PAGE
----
Now, think of all the choices you’ve made due to fear or that have induced fear as a result of them.
If you’re honest, many of these will be the best decisions you’ve ever made and probably led to the most exhilarating experiences you’ve ever had.
Fear isn’t a bad thing.
Pretend best friend
Fear is a good thing.
So, if Anxiety has fear at its core it must be innately good. Right?
Try to understand Anxiety in a different way and you’ll see it for what it can be, a secret and powerful guide to your life. The best friend you never knew you had.
When Anxiety speaks to you it’s always with good reason. And it’s always uncomfortable.
In the same way that most truths are uncomfortable. It’s not easy to listen to.
The Anxiety will out
Here’s the thing, we all have our own Anxiety. But we tend to exist in one of two groups.
There are those of us who know our Anxiety, it has a name and we’re doing our best to live with it.
In some ways, knowing it exists makes things harder for us. We’re aware that something else, largely uncontrollable, is influencing our decision making.
Like deciding not to go out. It’s been in the calendar for months and you’ve genuinely been looking forward to it. The subtle tones of Anxiety whisper to you…
“You haven’t been to this bar before, why this place? What if the trains are delayed and you’re late? Give it a miss, you’ll be happier at home, there’ll always be next time.”
Or like deciding to check your emails one last time before the weekend, even though you’re already on the train home. Anxiety repeatedly telling you there is an important and urgent matter that needs your attention, of course there isn’t, but…
“You know I’m going to keep tapping you on the back of your head, you might relax tonight but I’ll be back Saturday. And again Sunday. Check now and I’ll stop… Tap. Tap. Tap…”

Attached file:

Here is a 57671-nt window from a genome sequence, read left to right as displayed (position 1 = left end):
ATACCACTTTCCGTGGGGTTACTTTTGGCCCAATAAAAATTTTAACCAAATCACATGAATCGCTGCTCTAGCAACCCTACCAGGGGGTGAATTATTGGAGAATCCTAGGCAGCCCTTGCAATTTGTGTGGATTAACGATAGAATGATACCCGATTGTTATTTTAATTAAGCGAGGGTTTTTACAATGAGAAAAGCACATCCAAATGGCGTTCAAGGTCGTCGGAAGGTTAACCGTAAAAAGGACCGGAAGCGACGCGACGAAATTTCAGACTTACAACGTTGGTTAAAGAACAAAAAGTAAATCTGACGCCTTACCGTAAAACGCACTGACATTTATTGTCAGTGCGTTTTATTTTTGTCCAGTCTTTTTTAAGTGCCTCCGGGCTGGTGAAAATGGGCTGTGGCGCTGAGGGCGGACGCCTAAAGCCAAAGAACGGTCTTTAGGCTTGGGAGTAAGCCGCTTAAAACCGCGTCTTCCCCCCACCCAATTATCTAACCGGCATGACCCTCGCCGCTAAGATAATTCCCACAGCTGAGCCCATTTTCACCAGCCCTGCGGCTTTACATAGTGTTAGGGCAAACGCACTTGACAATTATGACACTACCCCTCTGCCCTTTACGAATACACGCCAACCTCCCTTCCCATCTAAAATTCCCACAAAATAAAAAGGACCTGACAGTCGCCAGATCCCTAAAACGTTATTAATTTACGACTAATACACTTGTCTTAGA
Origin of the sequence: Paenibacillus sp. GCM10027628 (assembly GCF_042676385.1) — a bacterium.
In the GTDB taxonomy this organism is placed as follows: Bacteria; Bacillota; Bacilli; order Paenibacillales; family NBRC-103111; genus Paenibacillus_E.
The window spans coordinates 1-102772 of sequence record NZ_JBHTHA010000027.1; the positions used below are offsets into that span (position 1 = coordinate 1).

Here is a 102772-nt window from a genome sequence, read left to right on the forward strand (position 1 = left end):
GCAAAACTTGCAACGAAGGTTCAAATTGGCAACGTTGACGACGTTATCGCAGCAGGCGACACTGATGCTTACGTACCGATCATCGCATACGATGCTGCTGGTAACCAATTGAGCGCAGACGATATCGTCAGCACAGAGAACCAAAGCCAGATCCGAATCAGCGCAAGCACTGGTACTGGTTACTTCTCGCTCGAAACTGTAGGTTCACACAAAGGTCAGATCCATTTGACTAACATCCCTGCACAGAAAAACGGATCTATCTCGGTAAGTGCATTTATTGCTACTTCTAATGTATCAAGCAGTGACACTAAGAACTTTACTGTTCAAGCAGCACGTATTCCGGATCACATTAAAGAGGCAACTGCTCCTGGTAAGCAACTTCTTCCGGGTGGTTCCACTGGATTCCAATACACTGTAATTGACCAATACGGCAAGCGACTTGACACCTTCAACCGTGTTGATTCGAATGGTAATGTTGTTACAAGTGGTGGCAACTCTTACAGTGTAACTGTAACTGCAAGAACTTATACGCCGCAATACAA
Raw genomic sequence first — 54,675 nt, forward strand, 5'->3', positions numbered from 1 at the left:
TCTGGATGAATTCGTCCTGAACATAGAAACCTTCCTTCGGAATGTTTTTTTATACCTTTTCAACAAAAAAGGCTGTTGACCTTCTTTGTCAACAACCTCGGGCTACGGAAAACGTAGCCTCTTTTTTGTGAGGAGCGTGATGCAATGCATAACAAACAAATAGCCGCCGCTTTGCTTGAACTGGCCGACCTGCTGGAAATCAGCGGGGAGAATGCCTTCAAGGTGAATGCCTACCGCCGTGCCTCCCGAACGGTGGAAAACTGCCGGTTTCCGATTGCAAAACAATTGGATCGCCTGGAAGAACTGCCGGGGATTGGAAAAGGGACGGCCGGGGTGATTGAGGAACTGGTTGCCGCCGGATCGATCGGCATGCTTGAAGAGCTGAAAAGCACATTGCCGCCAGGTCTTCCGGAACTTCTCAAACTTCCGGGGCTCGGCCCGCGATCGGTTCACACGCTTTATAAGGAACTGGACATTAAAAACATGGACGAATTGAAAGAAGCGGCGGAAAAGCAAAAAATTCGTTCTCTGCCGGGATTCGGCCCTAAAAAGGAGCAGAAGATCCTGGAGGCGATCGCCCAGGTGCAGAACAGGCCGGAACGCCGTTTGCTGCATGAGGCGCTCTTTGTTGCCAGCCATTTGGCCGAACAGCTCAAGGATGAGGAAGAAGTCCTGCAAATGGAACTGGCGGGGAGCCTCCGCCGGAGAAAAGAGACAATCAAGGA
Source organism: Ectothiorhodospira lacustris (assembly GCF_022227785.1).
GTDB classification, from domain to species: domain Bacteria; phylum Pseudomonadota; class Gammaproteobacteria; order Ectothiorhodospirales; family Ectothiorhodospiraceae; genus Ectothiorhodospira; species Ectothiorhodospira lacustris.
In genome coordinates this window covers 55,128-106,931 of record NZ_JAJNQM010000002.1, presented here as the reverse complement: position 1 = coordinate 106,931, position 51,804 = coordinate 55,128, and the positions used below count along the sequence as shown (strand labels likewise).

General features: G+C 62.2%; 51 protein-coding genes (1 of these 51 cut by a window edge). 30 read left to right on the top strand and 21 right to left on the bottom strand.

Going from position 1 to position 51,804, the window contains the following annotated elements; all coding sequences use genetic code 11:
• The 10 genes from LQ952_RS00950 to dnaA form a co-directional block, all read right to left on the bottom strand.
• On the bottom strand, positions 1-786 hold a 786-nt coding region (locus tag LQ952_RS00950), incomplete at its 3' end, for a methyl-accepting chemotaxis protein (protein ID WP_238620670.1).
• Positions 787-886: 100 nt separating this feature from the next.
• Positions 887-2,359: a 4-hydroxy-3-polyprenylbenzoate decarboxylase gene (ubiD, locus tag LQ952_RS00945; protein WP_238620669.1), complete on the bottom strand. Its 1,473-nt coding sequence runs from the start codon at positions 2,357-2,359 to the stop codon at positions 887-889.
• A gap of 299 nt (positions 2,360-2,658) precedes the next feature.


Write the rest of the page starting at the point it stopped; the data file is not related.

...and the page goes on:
At best we can intervene before it’s too late, at worst we realise what’s happened with the clarity of hindsight. Make our peace with it and promise ourselves we’ll be more present of mind next time.
Most of us understand that our Anxiety is born out of something in our past. As simple as a learned habit, an embarrassing experience that left a deep scar, or god forbid something worse.
We accept our Anxiety, try to understand it and do the best we can to work with it.
Then there are those of us who experience Anxiety less frequently. We don’t necessarily call it by its name. We’re comfortable with it and know how to deal with it when it gets vocal.
We know it by different names like worry, nerves, doubt, stress, and imposter syndrome. We’re well equipped to deal with it and in some ways find these moments rewarding and energising.
Our encounters with Anxiety don’t get easier, but we see them as part of our process to getting things done. Our special sauce. We know deep down this fear is good.
If you had asked me a few years ago, I’d say without hesitation I existed in the latter group.
Turned out I was wrong.
A long river
I had ignored Anxiety since the day it joined me. Actually no, that’s not fair. I didn’t ignore it, how could I ignore something I didn’t know was there?
Instead of trying to understand the way I was feeling I’d make excuses and reason with myself to slowly push my thoughts and fears deeper.